Companies

Without PPAs, generators ‘must plug into open-market play’

PRATIM RANJAN BOSE ABHISHEK LAW Kolkata | Updated on January 09, 2018

Raghav Raj Kanoria, MD, India Power Debasish Bhaduri   -  Debasish Bhaduri

India Power MD says renewables changing the dynamics in the sector







The electricity generation sector, which relies on coal, must prepare to operate in an open-market scenario with adequate technical flexibility to meet peaking power demand in view of the rise in renewable energy generation, feels Raghav Raj Kanoria, MD of Kolkata-based India Power Corporation Ltd.

India Power has a 300 MWpower plant, Meenakshi Energy, in Nellore in Andhra Pradesh, which uses imported coal. The total generation capacity would rise to 600 MW when two units – 150 MW each – become operational at Haldia in West Bengal (Haldia Power). If that’s not all, the capacity of Nellore plant would be raised to 700MW in a year’s time.

But India Power does not have a single power purchase agreement (PPA) in place. The last one of 200 MW for Meenakshi Energy expired in June this year. The West Bengal government cancelled the 300 MW PPA at Haldia to rely on open-market purchases. The company also has power distribution rights at Asansol in West Bengal and Gaya in Bihar, but the sourcing arrangement has no synergy with the generation business, which solely depends on open-market demand.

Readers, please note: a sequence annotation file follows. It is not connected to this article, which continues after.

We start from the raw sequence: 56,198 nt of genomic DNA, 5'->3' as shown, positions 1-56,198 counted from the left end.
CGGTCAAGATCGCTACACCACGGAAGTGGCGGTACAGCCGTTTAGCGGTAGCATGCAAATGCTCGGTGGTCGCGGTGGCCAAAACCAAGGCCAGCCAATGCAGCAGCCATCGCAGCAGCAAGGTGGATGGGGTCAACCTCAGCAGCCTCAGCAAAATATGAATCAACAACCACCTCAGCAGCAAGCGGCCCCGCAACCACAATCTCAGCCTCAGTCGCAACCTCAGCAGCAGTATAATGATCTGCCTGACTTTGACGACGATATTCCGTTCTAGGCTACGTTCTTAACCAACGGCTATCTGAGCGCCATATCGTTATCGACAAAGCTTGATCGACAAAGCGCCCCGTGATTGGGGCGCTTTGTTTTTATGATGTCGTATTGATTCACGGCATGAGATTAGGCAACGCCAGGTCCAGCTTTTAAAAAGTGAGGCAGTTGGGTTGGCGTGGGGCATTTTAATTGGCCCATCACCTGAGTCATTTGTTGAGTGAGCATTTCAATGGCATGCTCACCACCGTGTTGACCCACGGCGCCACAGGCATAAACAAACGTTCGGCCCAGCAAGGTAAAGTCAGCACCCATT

“We will surely look into grabbing PPA opportunities, if any. But States are not showing any urgency to enter long-term contracts,” Raghav (27), son of SREI Group Chairman, Hemant Kanoria, told BusinessLine. That surely makes the going tough for India Power. Barring the last three months, when open-market power demand peaked, Meenakshi operated at 40 per cent PLF (Plant-load factor). But Raghav is unfazed.

“While the demand situation would improve with time, the demand dynamics will be more complex in view of the increasing arrival of solar power. This means coal-based plants should have the technical ability to step up quickly and tap the peak demand window,” he said.

Power distribution

India Power is focussing on enhancing its stake in the power distribution business. The distribution franchise in Gaya was successful in reducing AT&C losses from as high as 80 per cent to 40 per cent in the last three years.

“We are targeting to bring the distribution losses to 25 per cent in the next one year,” he said. The company is evaluating the possibilities of participating in distribution franchises offered by Odisha. “We are eyeing more distribution contracts,” said Raghav.

Published on November 08, 2017

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